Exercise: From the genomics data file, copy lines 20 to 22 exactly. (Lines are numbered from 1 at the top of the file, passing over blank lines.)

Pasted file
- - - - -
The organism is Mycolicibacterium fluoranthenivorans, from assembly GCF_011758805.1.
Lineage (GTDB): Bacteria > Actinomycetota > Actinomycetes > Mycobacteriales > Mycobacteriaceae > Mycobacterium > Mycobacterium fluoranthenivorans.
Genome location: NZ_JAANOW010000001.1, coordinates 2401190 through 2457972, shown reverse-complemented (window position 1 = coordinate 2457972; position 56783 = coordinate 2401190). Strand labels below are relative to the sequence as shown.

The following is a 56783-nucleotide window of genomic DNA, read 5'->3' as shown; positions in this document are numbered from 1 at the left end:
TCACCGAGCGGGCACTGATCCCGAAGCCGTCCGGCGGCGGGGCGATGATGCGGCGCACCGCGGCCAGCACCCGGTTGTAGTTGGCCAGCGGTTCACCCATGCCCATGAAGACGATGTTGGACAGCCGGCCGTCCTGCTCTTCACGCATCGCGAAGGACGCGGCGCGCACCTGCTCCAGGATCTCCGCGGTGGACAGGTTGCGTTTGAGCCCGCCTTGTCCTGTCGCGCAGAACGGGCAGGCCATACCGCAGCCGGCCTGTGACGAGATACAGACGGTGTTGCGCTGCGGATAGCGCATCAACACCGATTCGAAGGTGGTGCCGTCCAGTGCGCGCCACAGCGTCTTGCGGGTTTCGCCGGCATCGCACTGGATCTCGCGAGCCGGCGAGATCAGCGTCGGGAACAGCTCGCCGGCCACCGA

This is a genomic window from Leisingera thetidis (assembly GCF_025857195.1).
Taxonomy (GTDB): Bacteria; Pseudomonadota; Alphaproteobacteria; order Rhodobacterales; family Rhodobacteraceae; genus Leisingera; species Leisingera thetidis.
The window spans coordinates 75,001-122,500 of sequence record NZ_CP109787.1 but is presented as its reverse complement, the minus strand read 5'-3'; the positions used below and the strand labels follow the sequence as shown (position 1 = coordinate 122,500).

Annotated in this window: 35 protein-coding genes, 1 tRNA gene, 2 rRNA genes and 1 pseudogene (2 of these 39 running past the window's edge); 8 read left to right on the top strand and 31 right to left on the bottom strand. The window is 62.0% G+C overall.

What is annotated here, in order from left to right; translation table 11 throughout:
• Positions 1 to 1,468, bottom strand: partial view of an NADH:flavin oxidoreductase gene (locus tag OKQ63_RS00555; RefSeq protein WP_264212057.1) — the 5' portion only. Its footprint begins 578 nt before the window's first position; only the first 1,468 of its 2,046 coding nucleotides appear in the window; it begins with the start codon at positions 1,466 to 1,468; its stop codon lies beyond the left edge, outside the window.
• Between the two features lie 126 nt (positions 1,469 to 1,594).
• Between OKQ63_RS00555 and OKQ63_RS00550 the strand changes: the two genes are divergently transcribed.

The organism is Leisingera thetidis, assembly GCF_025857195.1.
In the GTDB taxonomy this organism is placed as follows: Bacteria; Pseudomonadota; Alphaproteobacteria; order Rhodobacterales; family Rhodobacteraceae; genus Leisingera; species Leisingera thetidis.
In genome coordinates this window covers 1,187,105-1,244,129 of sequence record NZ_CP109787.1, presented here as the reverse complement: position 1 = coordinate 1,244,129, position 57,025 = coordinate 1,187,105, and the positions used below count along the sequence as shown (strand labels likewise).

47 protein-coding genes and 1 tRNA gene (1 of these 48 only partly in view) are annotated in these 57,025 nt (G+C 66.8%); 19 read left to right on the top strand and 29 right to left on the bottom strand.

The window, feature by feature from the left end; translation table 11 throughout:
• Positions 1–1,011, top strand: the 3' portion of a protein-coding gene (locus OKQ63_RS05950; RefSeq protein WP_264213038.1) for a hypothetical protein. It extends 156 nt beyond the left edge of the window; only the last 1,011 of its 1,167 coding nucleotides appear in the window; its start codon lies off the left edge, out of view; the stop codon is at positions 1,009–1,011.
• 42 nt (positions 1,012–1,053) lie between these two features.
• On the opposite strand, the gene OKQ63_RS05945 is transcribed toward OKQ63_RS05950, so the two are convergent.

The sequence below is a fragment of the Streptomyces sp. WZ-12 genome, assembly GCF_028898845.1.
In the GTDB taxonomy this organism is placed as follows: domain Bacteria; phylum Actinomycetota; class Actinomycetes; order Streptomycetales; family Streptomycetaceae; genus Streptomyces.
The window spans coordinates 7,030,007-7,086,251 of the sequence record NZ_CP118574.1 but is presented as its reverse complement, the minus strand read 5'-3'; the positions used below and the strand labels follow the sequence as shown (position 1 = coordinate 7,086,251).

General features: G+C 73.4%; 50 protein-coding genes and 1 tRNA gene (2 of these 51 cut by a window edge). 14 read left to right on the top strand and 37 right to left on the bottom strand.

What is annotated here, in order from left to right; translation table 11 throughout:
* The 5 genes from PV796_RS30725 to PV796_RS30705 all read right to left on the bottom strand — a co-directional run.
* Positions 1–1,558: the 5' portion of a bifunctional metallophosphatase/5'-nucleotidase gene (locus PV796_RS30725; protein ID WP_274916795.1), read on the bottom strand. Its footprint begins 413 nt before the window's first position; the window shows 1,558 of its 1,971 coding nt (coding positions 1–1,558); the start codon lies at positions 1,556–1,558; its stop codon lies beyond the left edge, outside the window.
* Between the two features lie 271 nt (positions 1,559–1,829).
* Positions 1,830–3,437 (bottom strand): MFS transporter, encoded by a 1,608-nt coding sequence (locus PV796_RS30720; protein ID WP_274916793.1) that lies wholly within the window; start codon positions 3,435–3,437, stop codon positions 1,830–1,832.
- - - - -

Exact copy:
• 42 nt (positions 1,012–1,053) lie between these two features.
• On the opposite strand, the gene OKQ63_RS05945 is transcribed toward OKQ63_RS05950, so the two are convergent.

The sequence below is a fragment of the Streptomyces sp. WZ-12 genome, assembly GCF_028898845.1.